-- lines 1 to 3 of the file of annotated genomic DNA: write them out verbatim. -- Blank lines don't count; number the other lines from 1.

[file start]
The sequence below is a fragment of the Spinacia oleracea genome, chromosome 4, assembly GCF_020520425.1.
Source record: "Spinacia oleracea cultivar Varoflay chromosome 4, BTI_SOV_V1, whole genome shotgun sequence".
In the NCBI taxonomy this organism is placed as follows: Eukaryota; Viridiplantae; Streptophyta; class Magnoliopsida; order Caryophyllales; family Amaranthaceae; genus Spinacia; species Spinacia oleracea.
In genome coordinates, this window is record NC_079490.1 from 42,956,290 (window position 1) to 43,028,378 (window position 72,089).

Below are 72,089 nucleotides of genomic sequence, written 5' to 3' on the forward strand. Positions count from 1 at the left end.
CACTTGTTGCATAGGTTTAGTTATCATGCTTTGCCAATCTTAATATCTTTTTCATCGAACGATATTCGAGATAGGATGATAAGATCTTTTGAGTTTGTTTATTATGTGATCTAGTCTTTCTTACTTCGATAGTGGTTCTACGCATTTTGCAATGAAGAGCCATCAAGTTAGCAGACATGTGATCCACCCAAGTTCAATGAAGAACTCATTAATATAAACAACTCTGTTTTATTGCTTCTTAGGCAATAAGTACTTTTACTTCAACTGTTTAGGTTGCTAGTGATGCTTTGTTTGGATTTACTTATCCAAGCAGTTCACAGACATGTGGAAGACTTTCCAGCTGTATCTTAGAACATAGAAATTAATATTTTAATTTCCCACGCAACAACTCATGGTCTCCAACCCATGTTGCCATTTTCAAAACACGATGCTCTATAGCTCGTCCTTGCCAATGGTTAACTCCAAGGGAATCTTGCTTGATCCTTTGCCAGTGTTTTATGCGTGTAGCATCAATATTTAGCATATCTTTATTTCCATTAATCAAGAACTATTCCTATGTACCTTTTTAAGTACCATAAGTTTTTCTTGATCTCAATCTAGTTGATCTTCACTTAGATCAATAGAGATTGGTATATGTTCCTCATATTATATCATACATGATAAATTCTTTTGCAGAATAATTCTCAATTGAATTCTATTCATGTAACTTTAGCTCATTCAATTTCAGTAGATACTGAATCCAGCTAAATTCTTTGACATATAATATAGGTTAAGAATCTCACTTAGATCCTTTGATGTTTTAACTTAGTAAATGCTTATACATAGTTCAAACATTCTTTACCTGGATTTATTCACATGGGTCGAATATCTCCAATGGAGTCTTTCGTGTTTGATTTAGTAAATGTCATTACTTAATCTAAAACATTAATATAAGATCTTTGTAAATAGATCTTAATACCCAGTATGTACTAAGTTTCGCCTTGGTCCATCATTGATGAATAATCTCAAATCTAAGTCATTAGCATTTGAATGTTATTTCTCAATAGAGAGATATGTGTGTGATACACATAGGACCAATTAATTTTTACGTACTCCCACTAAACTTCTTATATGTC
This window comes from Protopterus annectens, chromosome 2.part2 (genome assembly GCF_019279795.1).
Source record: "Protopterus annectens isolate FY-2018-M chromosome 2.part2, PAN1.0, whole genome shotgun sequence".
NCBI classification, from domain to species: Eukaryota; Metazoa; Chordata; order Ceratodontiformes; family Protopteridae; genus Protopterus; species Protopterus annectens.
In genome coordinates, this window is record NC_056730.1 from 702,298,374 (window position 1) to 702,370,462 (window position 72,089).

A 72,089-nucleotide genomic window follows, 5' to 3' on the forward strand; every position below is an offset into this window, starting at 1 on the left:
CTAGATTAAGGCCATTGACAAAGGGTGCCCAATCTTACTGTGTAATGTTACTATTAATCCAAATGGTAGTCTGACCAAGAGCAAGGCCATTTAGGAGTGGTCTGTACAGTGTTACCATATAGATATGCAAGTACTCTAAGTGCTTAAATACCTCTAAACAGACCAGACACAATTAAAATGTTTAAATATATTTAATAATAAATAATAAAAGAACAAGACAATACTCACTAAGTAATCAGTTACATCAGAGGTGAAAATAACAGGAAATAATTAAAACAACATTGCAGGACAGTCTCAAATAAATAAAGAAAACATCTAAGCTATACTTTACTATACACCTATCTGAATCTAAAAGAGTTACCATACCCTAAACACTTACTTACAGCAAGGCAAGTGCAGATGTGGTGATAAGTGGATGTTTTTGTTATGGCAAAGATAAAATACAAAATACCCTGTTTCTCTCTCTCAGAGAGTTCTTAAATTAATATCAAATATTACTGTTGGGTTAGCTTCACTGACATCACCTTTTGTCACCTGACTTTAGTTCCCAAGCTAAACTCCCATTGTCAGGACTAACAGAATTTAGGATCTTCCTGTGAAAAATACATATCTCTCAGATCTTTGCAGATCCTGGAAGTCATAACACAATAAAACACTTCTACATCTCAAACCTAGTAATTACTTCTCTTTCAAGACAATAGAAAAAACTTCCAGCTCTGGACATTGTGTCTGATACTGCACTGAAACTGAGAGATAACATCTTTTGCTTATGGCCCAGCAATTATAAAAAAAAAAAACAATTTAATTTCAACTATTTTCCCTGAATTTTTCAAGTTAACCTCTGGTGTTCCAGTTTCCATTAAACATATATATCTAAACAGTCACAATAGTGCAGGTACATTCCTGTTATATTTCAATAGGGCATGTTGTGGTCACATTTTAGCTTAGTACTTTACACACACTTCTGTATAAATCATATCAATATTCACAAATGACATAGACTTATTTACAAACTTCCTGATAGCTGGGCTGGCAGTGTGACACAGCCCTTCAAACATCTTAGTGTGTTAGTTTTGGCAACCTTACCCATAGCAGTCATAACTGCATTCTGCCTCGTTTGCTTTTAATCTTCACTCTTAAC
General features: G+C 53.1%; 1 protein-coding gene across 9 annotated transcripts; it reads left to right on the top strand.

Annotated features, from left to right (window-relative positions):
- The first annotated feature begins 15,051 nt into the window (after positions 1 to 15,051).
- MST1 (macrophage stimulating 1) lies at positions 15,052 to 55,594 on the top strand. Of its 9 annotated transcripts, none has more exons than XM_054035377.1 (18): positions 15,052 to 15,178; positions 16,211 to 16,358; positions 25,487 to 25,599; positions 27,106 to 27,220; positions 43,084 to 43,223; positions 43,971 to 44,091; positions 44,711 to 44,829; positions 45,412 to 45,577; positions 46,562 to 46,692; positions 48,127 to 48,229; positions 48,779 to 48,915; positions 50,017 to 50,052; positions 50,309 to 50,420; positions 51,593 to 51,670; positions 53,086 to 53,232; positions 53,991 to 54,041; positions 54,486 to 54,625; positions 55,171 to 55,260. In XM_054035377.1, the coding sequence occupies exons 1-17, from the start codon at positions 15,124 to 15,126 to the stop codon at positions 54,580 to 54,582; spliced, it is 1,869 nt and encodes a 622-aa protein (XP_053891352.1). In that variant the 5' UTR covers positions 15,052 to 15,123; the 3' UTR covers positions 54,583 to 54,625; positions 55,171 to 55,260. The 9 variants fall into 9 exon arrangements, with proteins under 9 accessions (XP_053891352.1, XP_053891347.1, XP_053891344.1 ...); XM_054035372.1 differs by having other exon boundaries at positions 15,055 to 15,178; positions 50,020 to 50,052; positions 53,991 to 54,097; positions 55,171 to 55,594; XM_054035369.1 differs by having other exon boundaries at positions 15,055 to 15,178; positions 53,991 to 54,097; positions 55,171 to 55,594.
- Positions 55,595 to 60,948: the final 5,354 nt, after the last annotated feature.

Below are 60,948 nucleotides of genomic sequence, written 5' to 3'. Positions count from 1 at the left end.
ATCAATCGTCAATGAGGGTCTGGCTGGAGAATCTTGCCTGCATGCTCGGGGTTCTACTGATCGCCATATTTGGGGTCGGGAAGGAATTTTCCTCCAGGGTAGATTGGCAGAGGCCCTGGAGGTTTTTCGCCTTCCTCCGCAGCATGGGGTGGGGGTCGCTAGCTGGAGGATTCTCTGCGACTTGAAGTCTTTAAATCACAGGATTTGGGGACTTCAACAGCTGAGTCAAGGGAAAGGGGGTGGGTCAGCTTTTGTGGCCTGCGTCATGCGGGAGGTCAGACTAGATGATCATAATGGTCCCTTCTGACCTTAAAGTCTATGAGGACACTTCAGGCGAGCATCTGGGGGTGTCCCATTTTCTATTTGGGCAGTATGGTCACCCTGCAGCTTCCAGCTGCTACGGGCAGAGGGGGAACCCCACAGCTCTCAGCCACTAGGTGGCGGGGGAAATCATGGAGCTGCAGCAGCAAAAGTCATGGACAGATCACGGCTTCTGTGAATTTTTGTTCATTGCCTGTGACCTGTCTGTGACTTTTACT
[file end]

The sequence below is a fragment of the Spinacia oleracea genome, chromosome 4, assembly GCF_020520425.1.
Source record: "Spinacia oleracea cultivar Varoflay chromosome 4, BTI_SOV_V1, whole genome shotgun sequence".
In the NCBI taxonomy this organism is placed as follows: Eukaryota; Viridiplantae; Streptophyta; class Magnoliopsida; order Caryophyllales; family Amaranthaceae; genus Spinacia; species Spinacia oleracea.